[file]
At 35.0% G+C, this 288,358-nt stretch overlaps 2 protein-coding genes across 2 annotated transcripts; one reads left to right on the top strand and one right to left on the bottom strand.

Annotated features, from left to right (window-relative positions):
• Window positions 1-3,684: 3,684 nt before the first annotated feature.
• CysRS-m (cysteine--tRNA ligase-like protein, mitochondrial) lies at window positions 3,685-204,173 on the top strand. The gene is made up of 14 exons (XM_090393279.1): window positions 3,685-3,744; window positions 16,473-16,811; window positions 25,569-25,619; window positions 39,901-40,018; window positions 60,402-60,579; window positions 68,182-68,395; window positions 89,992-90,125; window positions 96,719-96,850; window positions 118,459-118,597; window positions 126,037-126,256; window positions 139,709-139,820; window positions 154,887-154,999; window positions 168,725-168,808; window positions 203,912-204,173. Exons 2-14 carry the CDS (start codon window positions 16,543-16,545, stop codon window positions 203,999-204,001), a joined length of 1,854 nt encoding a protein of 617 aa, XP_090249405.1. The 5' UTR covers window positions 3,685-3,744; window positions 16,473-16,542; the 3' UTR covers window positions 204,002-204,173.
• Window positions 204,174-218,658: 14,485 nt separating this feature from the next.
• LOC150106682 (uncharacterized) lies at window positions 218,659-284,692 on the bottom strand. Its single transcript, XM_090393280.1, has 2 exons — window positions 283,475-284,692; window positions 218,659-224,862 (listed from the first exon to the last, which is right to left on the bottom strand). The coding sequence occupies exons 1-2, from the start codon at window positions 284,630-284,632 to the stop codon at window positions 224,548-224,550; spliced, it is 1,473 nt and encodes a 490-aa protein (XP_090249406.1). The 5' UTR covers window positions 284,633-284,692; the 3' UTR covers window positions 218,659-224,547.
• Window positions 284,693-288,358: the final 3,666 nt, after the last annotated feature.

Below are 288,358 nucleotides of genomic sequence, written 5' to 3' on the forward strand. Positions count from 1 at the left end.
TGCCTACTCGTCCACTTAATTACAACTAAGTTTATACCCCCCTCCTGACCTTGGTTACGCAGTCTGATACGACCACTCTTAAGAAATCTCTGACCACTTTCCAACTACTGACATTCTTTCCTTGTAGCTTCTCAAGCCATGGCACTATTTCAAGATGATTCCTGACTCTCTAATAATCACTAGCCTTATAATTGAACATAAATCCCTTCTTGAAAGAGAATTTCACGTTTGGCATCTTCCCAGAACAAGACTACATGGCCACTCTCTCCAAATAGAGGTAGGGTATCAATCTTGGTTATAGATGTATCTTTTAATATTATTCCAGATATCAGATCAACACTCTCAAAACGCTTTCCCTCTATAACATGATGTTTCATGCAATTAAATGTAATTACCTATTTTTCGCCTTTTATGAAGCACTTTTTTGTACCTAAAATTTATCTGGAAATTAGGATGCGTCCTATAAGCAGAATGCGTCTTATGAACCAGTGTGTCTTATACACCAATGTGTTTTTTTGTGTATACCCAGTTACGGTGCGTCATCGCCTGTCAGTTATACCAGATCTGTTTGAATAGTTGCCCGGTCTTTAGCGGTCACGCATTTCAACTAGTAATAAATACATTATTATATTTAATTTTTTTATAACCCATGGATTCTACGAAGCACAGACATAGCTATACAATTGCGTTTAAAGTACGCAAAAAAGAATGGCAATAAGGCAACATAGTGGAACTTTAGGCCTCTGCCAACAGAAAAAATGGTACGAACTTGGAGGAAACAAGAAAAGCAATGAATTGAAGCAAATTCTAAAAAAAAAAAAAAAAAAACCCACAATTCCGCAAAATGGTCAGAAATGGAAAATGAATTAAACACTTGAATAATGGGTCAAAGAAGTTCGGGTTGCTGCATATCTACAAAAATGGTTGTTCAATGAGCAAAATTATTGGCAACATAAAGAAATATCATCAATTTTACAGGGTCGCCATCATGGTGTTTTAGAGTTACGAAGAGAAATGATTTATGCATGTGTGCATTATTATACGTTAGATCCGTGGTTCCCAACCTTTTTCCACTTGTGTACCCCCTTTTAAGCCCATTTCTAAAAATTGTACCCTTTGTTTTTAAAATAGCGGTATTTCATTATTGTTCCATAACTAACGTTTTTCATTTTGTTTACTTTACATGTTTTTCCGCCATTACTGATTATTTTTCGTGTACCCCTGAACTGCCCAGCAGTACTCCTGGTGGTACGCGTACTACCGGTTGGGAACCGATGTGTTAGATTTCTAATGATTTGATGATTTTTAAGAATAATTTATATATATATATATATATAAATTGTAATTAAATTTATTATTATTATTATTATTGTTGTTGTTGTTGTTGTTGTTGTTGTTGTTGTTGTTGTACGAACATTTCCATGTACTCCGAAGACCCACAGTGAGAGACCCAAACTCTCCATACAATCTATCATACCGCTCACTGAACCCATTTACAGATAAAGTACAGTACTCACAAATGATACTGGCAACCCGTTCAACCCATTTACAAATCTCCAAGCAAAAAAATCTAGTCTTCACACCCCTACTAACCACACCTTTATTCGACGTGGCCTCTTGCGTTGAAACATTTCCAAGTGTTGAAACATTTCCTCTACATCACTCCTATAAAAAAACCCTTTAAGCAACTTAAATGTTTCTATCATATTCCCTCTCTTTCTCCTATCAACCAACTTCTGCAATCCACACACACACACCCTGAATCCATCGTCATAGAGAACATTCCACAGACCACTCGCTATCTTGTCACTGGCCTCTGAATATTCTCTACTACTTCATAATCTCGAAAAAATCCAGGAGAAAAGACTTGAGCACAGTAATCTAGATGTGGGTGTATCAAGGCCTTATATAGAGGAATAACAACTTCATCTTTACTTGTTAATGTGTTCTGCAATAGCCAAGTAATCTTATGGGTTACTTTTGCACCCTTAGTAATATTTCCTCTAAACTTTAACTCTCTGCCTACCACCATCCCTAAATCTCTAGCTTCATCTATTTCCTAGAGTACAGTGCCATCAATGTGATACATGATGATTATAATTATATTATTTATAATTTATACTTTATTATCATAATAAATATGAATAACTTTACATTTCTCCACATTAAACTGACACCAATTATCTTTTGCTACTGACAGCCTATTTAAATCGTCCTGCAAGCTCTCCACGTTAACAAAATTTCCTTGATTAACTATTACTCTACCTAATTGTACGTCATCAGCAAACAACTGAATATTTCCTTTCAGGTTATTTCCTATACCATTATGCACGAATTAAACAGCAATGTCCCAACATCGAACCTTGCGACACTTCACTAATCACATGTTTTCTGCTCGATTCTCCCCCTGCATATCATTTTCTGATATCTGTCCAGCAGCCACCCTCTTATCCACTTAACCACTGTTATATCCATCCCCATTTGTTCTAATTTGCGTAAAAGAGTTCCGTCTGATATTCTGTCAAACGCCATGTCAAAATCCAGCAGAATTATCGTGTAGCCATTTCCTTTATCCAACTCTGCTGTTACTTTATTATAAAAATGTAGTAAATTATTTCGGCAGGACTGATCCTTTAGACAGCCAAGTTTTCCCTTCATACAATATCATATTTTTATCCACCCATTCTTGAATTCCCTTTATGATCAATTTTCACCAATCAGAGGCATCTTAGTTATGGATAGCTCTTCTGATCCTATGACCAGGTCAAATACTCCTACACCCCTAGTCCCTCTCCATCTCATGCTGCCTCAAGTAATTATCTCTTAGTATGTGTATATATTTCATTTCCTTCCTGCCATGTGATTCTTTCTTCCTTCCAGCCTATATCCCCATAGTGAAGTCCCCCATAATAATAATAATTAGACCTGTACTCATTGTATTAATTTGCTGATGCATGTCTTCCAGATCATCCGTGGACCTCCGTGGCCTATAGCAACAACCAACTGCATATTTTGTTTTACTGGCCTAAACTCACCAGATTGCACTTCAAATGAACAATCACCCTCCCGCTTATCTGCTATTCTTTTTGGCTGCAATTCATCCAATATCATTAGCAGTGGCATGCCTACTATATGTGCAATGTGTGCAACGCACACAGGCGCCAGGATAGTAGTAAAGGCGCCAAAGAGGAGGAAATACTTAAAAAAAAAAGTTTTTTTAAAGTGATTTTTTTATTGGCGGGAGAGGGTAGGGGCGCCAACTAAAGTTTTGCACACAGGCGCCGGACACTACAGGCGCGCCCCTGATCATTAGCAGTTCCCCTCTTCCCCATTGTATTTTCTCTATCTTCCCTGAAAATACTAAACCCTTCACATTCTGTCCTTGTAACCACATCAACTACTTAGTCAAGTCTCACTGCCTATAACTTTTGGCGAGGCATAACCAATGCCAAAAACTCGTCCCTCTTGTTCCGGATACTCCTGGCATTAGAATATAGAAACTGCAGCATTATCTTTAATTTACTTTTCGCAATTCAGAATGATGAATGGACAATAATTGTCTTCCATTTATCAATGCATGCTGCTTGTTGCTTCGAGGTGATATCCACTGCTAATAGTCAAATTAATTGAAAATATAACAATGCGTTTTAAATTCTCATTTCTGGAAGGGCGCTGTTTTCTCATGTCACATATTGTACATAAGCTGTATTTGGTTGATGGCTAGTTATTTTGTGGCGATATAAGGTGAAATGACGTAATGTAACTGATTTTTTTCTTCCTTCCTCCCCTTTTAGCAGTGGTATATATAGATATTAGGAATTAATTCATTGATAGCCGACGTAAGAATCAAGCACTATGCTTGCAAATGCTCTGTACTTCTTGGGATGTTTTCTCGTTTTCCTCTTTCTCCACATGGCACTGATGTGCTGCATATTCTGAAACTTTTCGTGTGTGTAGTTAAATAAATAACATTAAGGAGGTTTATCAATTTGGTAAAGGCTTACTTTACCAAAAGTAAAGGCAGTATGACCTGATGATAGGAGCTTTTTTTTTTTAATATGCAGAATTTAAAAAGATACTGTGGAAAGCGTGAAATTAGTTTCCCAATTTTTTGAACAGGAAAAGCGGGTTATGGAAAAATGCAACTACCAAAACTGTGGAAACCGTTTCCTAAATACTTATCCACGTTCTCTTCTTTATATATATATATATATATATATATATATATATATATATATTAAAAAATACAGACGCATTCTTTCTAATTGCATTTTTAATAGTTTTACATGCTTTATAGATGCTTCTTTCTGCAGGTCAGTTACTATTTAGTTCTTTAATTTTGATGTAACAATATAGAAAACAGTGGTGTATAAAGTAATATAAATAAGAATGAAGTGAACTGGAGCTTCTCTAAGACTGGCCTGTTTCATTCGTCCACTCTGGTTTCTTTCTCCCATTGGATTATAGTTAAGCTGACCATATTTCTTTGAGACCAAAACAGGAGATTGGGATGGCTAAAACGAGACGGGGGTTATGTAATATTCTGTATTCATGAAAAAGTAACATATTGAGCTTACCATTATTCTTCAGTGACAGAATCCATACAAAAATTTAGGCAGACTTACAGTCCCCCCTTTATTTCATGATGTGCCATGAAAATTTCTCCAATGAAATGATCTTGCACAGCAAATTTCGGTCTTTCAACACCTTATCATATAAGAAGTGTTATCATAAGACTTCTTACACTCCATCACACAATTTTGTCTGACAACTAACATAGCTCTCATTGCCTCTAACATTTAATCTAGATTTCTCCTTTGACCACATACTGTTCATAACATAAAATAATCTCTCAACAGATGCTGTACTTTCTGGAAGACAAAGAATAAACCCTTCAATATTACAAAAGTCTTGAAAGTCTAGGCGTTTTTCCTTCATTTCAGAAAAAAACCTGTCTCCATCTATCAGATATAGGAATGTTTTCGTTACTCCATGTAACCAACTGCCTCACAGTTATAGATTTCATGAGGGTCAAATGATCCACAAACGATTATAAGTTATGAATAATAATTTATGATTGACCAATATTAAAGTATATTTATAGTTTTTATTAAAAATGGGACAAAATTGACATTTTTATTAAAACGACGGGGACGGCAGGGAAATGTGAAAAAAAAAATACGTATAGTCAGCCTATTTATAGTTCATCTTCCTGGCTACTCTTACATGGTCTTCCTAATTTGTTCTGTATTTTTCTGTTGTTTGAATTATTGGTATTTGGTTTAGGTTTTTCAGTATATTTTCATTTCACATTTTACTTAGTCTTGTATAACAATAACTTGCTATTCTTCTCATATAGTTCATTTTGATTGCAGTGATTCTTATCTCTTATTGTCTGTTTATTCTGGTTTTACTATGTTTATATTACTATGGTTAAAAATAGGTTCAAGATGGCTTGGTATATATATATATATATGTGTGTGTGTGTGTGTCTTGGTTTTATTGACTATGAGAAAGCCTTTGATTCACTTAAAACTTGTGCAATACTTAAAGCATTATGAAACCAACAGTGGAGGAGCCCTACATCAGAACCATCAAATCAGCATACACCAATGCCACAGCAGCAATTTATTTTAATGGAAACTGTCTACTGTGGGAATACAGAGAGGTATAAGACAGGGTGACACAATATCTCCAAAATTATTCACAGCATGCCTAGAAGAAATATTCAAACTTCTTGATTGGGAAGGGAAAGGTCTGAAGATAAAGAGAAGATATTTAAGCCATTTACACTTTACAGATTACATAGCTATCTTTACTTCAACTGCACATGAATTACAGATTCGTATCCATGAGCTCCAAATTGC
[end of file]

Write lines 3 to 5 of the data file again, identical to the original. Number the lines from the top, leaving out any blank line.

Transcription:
• Window positions 1-3,684: 3,684 nt before the first annotated feature.
• CysRS-m (cysteine--tRNA ligase-like protein, mitochondrial) lies at window positions 3,685-204,173 on the top strand. The gene is made up of 14 exons (XM_090393279.1): window positions 3,685-3,744; window positions 16,473-16,811; window positions 25,569-25,619; window positions 39,901-40,018; window positions 60,402-60,579; window positions 68,182-68,395; window positions 89,992-90,125; window positions 96,719-96,850; window positions 118,459-118,597; window positions 126,037-126,256; window positions 139,709-139,820; window positions 154,887-154,999; window positions 168,725-168,808; window positions 203,912-204,173. Exons 2-14 carry the CDS (start codon window positions 16,543-16,545, stop codon window positions 203,999-204,001), a joined length of 1,854 nt encoding a protein of 617 aa, XP_090249405.1. The 5' UTR covers window positions 3,685-3,744; window positions 16,473-16,542; the 3' UTR covers window positions 204,002-204,173.
• Window positions 204,174-218,658: 14,485 nt separating this feature from the next.